Predicting the Unpredictable: Simulating Earthquake Mechanics
It’s 1996, and myself and a group of ~20 other second graders huddle under our desks in our elementary school classroom in Southern California. People regularly hold these “earthquake drills” around the world, especially places located on Earth’s fault lines, in case disaster strikes. Another way to prepare? Analyzing the structural stability of buildings subject to these havoc-wreaking seismic events.
The “Shaky Ground” of Earthquake Analysis
Earthquakes are classified according to magnitude. This factor is determined by how large the source of the quake is — not its intensity, which varies from place to place. The magnitude of an earthquake is unpredictable and spans a wide range. You might not even notice a small event, but a major earthquake causes mass fatalities, damage that takes decades to repair, and even permanent changes to an area’s topology.
Fun fact: The media erroneously classifies earthquakes by the “Richter scale”, named after seismologist Charles Richter. Most experts use the more up-to-date and widely accepted Moment Magnitude scale instead.
San Francisco after the 1906 earthquake. George R. Lawrence took this photograph by attaching his camera to a kite. Image in the public domain, via Wikimedia Commons.
Earthquake mechanics is difficult to analyze because it’s impossible to know the time history of the anticipated excitation. Think about it: Meteorologists don’t track the path of an earthquake for weeks leading up to its culmination or give it a name like they would with a hurricane. Earth’s lithosphere doesn’t expel seismic waves in warning like an active volcano sputters lava.
Making the study of earthquakes even more challenging is their short duration. You can’t base this type of analysis on the statistical properties of an input signal, like you could with a random response analysis, for instance.
Is there anything we can do to prepare for an earthquake besides practice hiding under our desks?
Response spectrum analysis estimates the peak responses of short and nondeterministic transient dynamic events, like earthquakes. This capability enables structural engineers and seismologists to predict the maximum displacement, stress, and other quantities in a building or other structure during an earthquake.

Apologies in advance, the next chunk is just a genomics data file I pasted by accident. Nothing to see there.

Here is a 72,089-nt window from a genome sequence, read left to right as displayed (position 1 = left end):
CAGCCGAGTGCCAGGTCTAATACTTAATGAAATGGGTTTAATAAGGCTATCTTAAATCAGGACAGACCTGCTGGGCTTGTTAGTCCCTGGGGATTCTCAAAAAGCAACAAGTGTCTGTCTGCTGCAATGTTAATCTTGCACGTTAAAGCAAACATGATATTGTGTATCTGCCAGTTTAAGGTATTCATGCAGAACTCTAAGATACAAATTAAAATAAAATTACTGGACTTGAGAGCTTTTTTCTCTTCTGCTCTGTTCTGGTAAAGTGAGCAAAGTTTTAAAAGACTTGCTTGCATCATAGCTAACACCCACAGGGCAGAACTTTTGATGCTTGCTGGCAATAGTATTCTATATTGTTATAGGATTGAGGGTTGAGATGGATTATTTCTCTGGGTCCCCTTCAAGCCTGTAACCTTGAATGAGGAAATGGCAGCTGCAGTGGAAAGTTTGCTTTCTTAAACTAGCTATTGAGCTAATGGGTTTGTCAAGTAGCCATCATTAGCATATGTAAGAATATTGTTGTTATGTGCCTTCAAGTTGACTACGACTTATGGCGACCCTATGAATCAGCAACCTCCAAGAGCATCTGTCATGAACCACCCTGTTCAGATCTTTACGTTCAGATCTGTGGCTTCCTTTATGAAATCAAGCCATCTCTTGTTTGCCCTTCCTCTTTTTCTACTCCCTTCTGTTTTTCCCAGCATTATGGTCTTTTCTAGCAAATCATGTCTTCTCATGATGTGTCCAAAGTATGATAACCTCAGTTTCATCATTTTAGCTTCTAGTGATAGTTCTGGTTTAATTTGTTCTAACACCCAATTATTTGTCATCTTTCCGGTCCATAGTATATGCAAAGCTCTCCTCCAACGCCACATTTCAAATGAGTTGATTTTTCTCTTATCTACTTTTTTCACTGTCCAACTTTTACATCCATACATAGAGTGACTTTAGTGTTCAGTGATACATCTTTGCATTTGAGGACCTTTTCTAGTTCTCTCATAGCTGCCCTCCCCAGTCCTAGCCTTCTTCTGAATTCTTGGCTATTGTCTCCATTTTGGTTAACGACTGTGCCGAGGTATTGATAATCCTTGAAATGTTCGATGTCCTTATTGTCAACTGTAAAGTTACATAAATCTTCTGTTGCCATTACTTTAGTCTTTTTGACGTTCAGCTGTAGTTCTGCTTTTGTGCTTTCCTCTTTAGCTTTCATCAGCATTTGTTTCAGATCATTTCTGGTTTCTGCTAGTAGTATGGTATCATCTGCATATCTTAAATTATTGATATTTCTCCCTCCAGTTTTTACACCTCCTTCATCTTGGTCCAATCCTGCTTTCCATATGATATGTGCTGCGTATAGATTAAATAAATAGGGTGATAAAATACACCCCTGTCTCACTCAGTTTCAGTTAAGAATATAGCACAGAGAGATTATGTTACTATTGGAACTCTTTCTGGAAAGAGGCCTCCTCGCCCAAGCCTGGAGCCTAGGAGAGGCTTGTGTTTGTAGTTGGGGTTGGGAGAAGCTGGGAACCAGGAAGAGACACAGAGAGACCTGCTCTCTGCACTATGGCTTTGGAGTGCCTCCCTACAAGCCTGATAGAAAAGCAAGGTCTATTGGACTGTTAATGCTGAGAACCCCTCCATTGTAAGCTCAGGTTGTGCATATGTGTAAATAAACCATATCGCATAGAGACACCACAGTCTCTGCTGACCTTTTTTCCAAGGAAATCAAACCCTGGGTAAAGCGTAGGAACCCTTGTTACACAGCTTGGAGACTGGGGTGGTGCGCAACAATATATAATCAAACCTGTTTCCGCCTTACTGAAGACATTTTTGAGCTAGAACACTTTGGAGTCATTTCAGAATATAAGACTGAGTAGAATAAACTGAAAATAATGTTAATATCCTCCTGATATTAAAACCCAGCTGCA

Response spectra for the north–south (left) and east–west (right) directions of the El Centro earthquake, which took place in Southern California in 1940. Such spectra form the input for a response spectrum analysis.
Essentially, response spectrum analysis enables you to determine how a building would be affected by a worst-case scenario. If you instead were to use a time-domain analysis, you could only cover one of all of the possible earthquakes in a single study.
Simulation Analysis of Earthquake Mechanics
In the COMSOL Multiphysics® software and add-on Structural Mechanics Module, you can perform a shock response spectrum analysis of a building being subjected to an earthquake.
The Structural Mechanics Module contains specialized functionality for shock response spectrum analysis, including methods for:
- Modal combination
- CQC (der Kiureghian)
- Ten percent
- Absolute sum
- Double sum (Rosenblueth)
- Spatial combination
There are even options for separating periodic and rigid modes, or adding a static correction for missing mass.
The von Mises stress (left) and total displacement (right) of a structure when analyzed using the CQC modal combination method and SRSS spatial combination method.
To predict the effect that an earthquake has on a structure, the COMSOL® software first performs an eigenfrequency study, computing the eigenmodes of the structure and factors such as the modal mass as a function of eigenfrequency.
An eigenmode that would be susceptible to an excitation in the vertical direction.
Once the eigenfrequencies are computed, the corresponding values from the given shock response spectra are multiplied with the modal participation factors. This result determines the peak displacement of each of the modes when excited in a given direction.
It’s important to make the distinction that if you simply add up all of the peak values, it suggests that all of the modes hit their peak value simultaneously — quite the earthquake! Response spectrum analysis instead combines the modes in different ways to predict the total peak response, giving you a more accurate (and less alarming) prediction.
Try It Yourself: Studying Shock Response Using COMSOL Multiphysics®
To try performing a shock response analysis yourself, click the button below to download the Earthquake Analysis of a Building tutorial model:
Note: To download the MPH-file, you will need to be logged into a COMSOL Access account with a valid software license.
- Learn how to perform structural analyses using shock response spectra
- Get a comprehensive guide to response spectrum analysis and mode superposition
- Read more about the updated functionality for structural analyses in COMSOL®
- COMSOL Now
- Today in Science